We got word a few days ago that the Oklahoma City newspaper will no longer deliver to our town, an hour and a half away. So my longtime habit of reading the newspaper during my morning coffee will come to an abrupt end. I realize that I am among the last Americans to actually read newspapers, so I will probably survive, but I am mourning the fast-approaching end of a medium.
The paper will still deliver in its city, of course, and it will be online, for a subscription fee. The Daily Oklahoman was bought by a big national corporation that holds lots of other papers, and I have watched as it has gotten thinner and thinner, its corporate masters squeezing it down to try to make it profitable. Now it has taken the step of saving newsprint, transportation, and delivery expenses by not sending it to the hinterlands.
But it is only a matter of time when the city itself no longer has physical newspapers either. And why should they? Why have floppy paper objects at all, which have to be physically manufactured and transported, when it’s possible to just post the stories online and let people have access to them instantaneously?
I enjoy my hard-copy, tactile newspaper, but of course I get much of my news online. We are all used to getting our news free that way, so why pay for a subscription at all?
The problem is, most of the news we get from the internet–Google News, Apple News, Drudge Report, etc.–is from news aggregators. That is, sites that link to newspapers. And while we don’t need the news to be actually printed on paper, the stories need to be written by someone, who needs to be paid for doing so. Gathering news and writing it up is hard work, and few people would do it without being paid.
Can newspapers migrate online while charging a subscription fee? Some of the big ones–the New York Times, the Wall Street Journal, the Washington Post–are doing this, with, I am told, quite a bit of success. The smaller ones, not so much, though I’ll probably try with the Oklahoman. There have been some online news and information ventures, which paid their writers, but those are in financial trouble too.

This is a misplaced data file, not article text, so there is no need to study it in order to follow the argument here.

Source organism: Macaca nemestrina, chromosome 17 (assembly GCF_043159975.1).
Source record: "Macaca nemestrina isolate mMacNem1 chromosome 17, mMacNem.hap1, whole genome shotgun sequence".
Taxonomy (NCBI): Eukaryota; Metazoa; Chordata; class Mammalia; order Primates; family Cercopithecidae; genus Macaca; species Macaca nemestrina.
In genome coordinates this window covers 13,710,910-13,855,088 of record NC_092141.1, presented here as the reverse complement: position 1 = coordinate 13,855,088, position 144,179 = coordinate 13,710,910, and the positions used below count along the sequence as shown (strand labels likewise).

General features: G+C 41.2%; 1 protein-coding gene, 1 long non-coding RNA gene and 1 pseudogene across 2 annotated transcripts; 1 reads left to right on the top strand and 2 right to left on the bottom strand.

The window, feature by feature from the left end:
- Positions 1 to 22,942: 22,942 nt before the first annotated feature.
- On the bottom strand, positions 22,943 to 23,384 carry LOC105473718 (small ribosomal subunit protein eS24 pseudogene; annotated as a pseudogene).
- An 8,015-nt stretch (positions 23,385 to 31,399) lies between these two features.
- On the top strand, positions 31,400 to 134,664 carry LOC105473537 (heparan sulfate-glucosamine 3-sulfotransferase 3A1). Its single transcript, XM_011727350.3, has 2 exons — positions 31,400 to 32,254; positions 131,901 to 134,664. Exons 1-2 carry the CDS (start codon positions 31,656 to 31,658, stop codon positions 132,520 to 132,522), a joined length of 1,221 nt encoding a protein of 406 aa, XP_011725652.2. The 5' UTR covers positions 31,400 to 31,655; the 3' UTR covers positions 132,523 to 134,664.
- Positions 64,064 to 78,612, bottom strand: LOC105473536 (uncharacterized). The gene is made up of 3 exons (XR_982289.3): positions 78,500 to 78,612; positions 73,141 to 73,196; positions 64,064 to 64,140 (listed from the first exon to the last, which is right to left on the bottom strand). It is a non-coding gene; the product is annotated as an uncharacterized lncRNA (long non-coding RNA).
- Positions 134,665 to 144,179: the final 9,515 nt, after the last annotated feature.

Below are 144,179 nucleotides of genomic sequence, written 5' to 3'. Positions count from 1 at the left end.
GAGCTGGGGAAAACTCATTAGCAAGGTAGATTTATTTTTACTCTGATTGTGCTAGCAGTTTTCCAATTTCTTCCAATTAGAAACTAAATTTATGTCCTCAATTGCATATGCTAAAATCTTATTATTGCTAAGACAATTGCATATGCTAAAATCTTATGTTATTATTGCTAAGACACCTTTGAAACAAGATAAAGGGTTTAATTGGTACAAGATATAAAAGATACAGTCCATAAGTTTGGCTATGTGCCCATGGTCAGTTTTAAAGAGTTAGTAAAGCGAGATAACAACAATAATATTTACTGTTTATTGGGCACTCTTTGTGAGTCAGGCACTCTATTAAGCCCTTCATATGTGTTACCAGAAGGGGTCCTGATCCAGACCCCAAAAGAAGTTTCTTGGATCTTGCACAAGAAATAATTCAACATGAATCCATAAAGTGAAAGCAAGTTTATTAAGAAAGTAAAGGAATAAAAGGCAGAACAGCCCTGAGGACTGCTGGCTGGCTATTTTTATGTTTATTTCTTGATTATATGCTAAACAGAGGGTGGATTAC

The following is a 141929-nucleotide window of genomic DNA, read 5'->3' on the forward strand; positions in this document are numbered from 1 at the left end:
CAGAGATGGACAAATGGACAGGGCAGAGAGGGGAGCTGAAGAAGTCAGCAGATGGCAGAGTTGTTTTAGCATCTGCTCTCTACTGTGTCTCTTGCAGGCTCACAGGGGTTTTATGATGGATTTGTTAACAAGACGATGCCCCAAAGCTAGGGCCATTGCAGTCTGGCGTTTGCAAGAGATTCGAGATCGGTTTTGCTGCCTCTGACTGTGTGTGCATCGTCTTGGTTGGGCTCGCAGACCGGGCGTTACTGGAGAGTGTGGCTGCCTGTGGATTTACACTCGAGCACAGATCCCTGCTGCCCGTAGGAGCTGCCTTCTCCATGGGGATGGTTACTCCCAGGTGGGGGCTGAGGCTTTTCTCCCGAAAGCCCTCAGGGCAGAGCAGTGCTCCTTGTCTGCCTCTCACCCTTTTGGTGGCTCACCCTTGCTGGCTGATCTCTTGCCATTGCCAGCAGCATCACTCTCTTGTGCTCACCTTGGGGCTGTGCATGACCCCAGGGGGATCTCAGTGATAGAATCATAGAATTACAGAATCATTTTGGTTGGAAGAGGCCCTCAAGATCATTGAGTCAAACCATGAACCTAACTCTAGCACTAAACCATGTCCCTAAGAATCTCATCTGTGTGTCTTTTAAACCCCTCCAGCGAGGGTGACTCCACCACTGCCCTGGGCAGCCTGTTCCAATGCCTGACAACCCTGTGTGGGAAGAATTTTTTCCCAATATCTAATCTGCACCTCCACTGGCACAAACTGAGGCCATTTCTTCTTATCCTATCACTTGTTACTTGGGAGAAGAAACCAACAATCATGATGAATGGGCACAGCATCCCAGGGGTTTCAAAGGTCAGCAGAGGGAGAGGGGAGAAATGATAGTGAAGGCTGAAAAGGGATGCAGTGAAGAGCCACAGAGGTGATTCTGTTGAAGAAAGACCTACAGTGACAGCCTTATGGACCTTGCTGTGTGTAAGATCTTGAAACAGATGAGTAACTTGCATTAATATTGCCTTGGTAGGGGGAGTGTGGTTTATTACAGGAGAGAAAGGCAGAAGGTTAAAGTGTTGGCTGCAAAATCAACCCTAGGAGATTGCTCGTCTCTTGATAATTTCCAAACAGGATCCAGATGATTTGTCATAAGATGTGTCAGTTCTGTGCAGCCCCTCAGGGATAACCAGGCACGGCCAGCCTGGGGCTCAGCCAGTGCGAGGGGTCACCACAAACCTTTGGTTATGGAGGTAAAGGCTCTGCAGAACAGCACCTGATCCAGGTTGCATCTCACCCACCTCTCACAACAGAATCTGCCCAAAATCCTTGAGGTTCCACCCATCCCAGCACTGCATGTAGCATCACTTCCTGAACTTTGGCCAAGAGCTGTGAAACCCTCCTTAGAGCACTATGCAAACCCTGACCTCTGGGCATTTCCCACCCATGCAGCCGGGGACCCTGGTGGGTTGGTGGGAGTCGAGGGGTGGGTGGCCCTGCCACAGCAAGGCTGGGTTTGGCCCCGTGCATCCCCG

And if all newspapers go under and journalists can’t get jobs, news on the internet will be reduced to gossip, hearsay, and “fake news.” Oh, wait. That is already happening.
Journalists haven’t been doing themselves any favors for their profession by their flagrantly biased coverage and patronizing stance towards their readers. No wonder the reputation of the news media has become so negative.
But we do need reporters and news media. Otherwise, how can citizens be informed enough to participate in the democratic process?
The internet wants to be free, as they used to say. That is, we want everything on the internet to be free. So far the business model has been for sites to make money from advertising. This has led directly to the violations of privacy that we are complaining about today, as technology is used to learn everything about us so that ads can be effectively targeted. I wonder if other revenue models might be possible. For example, perhaps a Netflix-like system could be developed, where people could subscribe for various packages of sites.
Time Magazine‘s Person of the Year for 2018 are “the Guardians”; that is, the persecuted journalists of the world. That’s fine. Saudi Arabia’s murder of Jamal Khashoggi was indeed outrageous. Dictators and authoritarian governments–such as those of Russia and China–do try to silence journalists and control the information that gets to the people. (Conflict of American journalists with Donald Trump doesn’t compare to what those journalists go through, though American journalists make that comparison.)
At any rate, what could reform the profession of journalism? What could make news ventures profitable?
And will I be able to read the news on a computer or Kindle over coffee in the morning, as I did with a newspaper?
Photo via Pixabay, CC0, Creative Commons